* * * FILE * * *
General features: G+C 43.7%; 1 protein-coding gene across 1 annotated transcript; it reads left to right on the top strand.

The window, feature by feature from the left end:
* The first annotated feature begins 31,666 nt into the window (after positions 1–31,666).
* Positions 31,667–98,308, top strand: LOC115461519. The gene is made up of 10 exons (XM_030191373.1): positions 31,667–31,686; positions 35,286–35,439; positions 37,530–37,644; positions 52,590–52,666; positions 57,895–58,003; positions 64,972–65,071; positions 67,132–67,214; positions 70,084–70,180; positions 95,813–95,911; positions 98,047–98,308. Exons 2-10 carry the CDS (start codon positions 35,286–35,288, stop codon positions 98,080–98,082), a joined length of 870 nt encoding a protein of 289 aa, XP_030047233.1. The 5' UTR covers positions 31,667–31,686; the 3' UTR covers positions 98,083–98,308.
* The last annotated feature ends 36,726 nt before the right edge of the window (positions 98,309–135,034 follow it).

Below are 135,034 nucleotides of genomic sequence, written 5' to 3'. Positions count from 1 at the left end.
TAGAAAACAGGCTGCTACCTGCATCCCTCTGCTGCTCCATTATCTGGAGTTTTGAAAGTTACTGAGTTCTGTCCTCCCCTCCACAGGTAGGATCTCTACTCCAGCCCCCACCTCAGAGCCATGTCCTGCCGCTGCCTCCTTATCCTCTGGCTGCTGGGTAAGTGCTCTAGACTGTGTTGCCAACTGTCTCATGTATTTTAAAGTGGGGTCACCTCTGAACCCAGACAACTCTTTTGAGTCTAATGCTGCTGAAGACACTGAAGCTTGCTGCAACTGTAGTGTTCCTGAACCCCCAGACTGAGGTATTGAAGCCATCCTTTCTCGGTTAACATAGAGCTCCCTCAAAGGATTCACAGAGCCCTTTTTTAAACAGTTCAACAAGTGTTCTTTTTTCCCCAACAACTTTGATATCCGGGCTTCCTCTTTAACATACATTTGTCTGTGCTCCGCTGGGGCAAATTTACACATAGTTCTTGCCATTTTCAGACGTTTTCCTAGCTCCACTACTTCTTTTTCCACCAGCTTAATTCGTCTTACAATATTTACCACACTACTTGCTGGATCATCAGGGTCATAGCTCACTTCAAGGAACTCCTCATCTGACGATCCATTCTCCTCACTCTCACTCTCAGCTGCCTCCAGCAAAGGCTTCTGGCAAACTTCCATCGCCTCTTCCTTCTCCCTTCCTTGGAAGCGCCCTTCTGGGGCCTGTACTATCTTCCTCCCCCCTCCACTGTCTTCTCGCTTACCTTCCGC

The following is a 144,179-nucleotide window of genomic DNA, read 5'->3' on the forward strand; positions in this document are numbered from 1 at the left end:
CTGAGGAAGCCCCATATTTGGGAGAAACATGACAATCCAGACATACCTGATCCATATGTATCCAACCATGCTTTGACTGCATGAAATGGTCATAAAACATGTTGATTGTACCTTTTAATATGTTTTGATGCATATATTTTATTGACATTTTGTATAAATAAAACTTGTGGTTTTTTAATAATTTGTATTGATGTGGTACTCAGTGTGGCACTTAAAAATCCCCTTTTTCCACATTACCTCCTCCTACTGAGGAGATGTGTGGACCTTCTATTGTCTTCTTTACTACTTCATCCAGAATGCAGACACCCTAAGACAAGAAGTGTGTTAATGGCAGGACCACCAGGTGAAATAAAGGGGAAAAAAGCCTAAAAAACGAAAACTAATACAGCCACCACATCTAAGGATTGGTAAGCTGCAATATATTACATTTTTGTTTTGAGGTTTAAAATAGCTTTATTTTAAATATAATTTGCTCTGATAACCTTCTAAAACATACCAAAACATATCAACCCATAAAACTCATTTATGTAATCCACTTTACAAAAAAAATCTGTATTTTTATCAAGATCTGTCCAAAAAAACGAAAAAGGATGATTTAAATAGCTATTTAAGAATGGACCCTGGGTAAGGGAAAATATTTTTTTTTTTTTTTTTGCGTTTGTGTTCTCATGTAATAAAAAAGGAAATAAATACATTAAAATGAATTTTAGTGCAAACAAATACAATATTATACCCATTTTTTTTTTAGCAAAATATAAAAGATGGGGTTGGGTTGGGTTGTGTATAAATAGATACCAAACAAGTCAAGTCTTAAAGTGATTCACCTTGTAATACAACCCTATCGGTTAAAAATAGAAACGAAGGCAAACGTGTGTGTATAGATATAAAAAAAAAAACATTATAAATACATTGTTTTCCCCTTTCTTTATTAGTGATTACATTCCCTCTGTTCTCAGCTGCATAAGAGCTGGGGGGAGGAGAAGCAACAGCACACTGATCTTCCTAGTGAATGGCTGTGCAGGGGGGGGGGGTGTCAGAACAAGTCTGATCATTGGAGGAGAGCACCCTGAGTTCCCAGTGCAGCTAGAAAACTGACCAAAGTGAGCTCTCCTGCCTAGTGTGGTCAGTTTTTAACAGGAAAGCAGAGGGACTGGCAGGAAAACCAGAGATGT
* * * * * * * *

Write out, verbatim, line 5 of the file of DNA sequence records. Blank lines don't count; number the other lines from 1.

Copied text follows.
* The last annotated feature ends 36,726 nt before the right edge of the window (positions 98,309–135,034 follow it).